For example, I needed to find out where and how slaves were allowed to worship during 1861 in the town where my story is located. I contacted a still-existing pre-Civil War church there and found out they had a slave gallery! That’s just one example. There are more. I also needed a hurricane for that area during the summer and discovered there was one on August 16, 1861! It’s almost like God is rewriting history just for me!
Marilyn’s Education and Experiences
•Which books and blogs have your found most helpful in your quest to learn the writing craft?
I believe my favorite is Jerry B. Jenkins Writing for the Soul. It’s very nuts and bolts, down to earth advice for writers. I also liked Stephen King’s On Writing, and Sally Stuart’s Guide to Getting Published, which contains a wealth of information.
•You’ve been blessed to take workshops and attend conferences. What were some of the most valuable lessons you learned?
Oh, there’s so many! Probably the first is expecting rejection as part of the process and discovering that most published writers have been rejected at one time or another.
Secondly, the encouragement to try again because, even if one or more publishers reject your work, it’s not necessarily your work that is the problem, but that it just didn’t fit with their needs.
Also, and most importantly, is knowing that as Christian writers, our work is dedicated to the glory of God and not ourselves, and that we are following the Great Commission by going out into the world, teaching God’s truth through our writing.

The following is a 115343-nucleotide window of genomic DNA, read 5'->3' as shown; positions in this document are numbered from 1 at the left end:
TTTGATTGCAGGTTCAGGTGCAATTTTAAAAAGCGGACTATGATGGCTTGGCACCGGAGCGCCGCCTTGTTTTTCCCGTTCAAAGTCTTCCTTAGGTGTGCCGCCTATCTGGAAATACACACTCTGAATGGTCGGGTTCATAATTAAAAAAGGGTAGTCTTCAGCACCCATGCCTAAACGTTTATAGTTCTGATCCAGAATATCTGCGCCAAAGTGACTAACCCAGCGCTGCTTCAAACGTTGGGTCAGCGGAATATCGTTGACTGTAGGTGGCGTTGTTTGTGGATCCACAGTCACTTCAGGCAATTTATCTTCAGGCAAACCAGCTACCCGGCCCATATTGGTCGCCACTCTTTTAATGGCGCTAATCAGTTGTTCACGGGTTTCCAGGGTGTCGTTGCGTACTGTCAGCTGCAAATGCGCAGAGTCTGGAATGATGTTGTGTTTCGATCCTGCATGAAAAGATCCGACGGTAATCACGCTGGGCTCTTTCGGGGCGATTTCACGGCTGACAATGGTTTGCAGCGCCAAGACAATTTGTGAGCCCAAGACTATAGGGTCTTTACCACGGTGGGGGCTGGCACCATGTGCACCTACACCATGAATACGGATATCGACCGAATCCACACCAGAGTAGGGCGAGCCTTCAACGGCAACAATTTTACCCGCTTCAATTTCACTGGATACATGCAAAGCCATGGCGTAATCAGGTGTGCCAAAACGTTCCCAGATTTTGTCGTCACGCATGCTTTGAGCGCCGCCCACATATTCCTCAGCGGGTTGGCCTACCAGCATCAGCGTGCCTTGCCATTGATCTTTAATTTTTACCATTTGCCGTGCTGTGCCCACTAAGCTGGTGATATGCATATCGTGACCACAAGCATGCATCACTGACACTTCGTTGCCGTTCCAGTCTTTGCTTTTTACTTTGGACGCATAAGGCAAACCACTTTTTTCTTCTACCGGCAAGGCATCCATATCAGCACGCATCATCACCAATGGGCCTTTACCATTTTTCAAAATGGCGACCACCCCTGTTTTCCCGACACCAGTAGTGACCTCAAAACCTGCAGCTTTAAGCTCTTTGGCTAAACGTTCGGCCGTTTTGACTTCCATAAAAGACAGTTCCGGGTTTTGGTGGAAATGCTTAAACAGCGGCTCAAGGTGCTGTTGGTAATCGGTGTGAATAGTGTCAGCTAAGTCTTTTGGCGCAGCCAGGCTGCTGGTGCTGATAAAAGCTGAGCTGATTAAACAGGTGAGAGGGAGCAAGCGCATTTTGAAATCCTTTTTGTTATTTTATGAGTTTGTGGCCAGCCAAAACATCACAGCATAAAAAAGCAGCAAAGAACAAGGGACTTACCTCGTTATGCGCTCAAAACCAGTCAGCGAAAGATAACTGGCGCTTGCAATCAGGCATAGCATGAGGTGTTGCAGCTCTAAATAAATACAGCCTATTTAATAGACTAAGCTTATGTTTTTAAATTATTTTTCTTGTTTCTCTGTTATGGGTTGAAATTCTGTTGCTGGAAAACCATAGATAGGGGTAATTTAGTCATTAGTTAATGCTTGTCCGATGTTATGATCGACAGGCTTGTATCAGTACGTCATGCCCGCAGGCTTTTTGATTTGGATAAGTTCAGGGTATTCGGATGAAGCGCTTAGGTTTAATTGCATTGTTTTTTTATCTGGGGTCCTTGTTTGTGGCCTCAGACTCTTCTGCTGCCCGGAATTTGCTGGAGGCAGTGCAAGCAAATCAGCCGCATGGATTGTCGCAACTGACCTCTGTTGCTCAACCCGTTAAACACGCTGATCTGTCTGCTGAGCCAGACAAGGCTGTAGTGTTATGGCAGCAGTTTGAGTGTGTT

•Some writers, like you, have formal education in writing before they embark on their journeys as romance novelists. What were some of the most valuable lessons you learned from your coursework?
There are basic rules to writing, no matter whether it is nonfiction or fiction. I am grateful for my journalism courses that taught me to write pithy, that is, give the five W’s and the H – what, where, when, why, who, and how. I try to make sure I cover all these in my writing, whether it’s in devotions or stories. Journalism also taught me to write on deadlines, something publishers really appreciate.
My most recent formal education was a college course in Creative Writing last year. That course taught me that 1) you can teach an old dog new tricks and 2) how to survive critique sessions without suffering severe depression.
Marilyn’s Sources of Inspiration
•What inspires you when you’re writing? Music? Motivational sayings on your office walls? A hefty dose of caffeine?
My husband is a great encourager, but God keeps me inspired by little reinforcements that I am on the right track. “Thy word is a lamp unto my feet, and a light unto my path,” (Psalm 119:105). For example, I wrote a few devotionals for a publication our church put out a couple of weeks ago. The other day, someone came up to me and told me how much one of them meant to her. Another source of inspiration is what happens when I write as the story unfolds from my fingertips in ways I hadn’t expected, as if someone else is telling the story through me.